Posted by: Mike Cornelius | July 4, 2021

A Season On The Brink In The Bronx

Unfortunately for the franchise that calls the Bronx home, there is still another week on the schedule before Major League Baseball recesses for the All-Star break.  More than any team in the majors, the Yankees could use that annual three-day pause, with its literal time away from the stresses of the longest season for everyone except the handful of players and coaches headed to Denver for the Midsummer Classic, and its figurative reset of the calendar and accompanying chance for a fresh start in the campaign’s so-called “second half.”  For New York’s season appears to be in freefall, with recent words from players, the manager, the GM, and even the owner doing nothing to slow the descent.

In terms of games played, the actual midpoint of each season always comes several days before the All-Star break.  This year, the Yankees passed the fifty percent threshold Sunday afternoon, when closer Aroldis Chapman blew yet another save in the first game of a doubleheader against the crosstown rival Mets.  The 5-4 lead that suddenly turned into a 10-5 loss in New York’s 82nd game left the team at exactly .500 for the season, 41-41.  It’s been five years since the Yankees were at or below .500 this late on the calendar, and before that 2016 season was over general manager Brian Cashman became a seller at the trade deadline, shipping players to various teams to reduce payroll and build up New York’s minor league system.  The trades included stars who wound up playing key roles in the runs to that fall’s World Series of both Cleveland and the eventual champion Chicago Cubs.    

The Yankees finished fourth in the AL East that year, just six games over .500, but Cashman was hailed as a genius for acquiring highly rated prospects like Gleyber Torres and Clint Frazier.  The praise grew even louder when the deal in which closer Chapman was sent to Chicago turned into a three-month rental, with the fireballing left-hander coming back to the Bronx as a free agent shortly after the Cubs finished celebrating their championship.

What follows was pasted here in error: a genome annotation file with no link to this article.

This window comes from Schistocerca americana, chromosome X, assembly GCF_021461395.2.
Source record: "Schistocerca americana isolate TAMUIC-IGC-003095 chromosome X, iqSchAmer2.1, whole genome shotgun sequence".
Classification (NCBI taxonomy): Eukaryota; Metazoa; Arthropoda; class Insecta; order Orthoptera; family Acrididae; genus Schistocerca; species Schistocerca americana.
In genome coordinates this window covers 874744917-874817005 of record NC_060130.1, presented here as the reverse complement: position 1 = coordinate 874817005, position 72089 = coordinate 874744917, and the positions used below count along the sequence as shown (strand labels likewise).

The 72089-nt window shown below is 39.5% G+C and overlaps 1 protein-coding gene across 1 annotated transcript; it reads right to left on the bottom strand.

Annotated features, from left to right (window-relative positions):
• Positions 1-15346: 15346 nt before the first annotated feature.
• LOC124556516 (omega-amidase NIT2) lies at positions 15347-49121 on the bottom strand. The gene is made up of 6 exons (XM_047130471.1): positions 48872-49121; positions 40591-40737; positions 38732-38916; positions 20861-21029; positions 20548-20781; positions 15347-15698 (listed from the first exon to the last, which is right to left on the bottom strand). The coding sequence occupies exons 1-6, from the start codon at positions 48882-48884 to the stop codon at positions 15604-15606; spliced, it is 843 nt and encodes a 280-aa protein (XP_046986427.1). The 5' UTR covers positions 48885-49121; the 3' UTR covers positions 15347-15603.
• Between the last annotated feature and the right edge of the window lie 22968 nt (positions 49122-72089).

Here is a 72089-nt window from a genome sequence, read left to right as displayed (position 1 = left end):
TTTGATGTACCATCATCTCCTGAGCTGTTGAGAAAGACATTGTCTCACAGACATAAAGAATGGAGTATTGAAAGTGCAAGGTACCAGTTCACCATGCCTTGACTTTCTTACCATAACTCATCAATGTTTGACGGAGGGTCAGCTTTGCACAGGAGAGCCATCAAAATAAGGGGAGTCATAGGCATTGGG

Five years later, good luck finding a Yankee fan willing to use “genius” and “Cashman” in the same sentence.  No doubt any number of old tweets that were part of the chorus back then have been hastily deleted, replaced by angry demands that the GM be shown the door, and that field boss Aaron Boone accompany him out into the street.  Dreams that the likes of Torres and Frazier would join with homegrown stars Gary Sanchez and Aaron Judge to form the core of a team contending for multiple championships have withered.  Now the consensus is that the two acquisitions have been badly mishandled by the Yankees – Torres by being asked to play shortstop rather than his natural position at second base, and Frazier by frequent hostility from management and, until this year, constant shuttling between the big club and the minors.  Of the two players originally drafted by New York, Sanchez has been confounding, displaying occasional spurts of magnificent power hitting but suffering through frequent slumps, even while often struggling to corral pitches while squatting behind the plate, catching baseballs being a fairly vital job requirement for one playing the position of catcher.  Only Judge has largely lived up to expectations, including this year when he has put up some of the best numbers of his career and, so far at least, remained healthy.